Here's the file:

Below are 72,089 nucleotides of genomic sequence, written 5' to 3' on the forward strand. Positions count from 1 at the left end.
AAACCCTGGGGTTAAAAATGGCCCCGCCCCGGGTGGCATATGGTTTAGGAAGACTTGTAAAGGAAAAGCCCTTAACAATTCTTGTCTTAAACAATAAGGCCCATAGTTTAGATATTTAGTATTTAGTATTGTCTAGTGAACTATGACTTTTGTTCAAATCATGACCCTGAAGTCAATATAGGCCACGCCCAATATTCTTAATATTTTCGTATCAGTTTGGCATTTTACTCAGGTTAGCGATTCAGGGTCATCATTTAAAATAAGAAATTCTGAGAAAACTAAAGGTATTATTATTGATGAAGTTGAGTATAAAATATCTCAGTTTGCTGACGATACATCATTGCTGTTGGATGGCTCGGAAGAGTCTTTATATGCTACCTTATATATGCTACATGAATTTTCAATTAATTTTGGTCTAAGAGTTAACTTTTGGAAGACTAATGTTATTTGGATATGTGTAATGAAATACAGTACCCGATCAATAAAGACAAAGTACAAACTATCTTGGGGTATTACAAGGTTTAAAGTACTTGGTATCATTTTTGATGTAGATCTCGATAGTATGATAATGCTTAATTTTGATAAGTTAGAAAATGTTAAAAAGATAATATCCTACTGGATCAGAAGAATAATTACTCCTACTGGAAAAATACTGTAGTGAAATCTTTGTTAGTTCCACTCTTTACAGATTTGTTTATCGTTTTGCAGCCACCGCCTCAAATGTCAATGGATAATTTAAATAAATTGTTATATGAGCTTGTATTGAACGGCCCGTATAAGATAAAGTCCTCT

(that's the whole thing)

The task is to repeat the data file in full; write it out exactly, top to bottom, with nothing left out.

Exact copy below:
Below are 72,089 nucleotides of genomic sequence, written 5' to 3' on the forward strand. Positions count from 1 at the left end.
AAACCCTGGGGTTAAAAATGGCCCCGCCCCGGGTGGCATATGGTTTAGGAAGACTTGTAAAGGAAAAGCCCTTAACAATTCTTGTCTTAAACAATAAGGCCCATAGTTTAGATATTTAGTATTTAGTATTGTCTAGTGAACTATGACTTTTGTTCAAATCATGACCCTGAAGTCAATATAGGCCACGCCCAATATTCTTAATATTTTCGTATCAGTTTGGCATTTTACTCAGGTTAGCGATTCAGGGTCATCATTTAAAATAAGAAATTCTGAGAAAACTAAAGGTATTATTATTGATGAAGTTGAGTATAAAATATCTCAGTTTGCTGACGATACATCATTGCTGTTGGATGGCTCGGAAGAGTCTTTATATGCTACCTTATATATGCTACATGAATTTTCAATTAATTTTGGTCTAAGAGTTAACTTTTGGAAGACTAATGTTATTTGGATATGTGTAATGAAATACAGTACCCGATCAATAAAGACAAAGTACAAACTATCTTGGGGTATTACAAGGTTTAAAGTACTTGGTATCATTTTTGATGTAGATCTCGATAGTATGATAATGCTTAATTTTGATAAGTTAGAAAATGTTAAAAAGATAATATCCTACTGGATCAGAAGAATAATTACTCCTACTGGAAAAATACTGTAGTGAAATCTTTGTTAGTTCCACTCTTTACAGATTTGTTTATCGTTTTGCAGCCACCGCCTCAAATGTCAATGGATAATTTAAATAAATTGTTATATGAGCTTGTATTGAACGGCCCGTATAAGATAAAGTCCTCT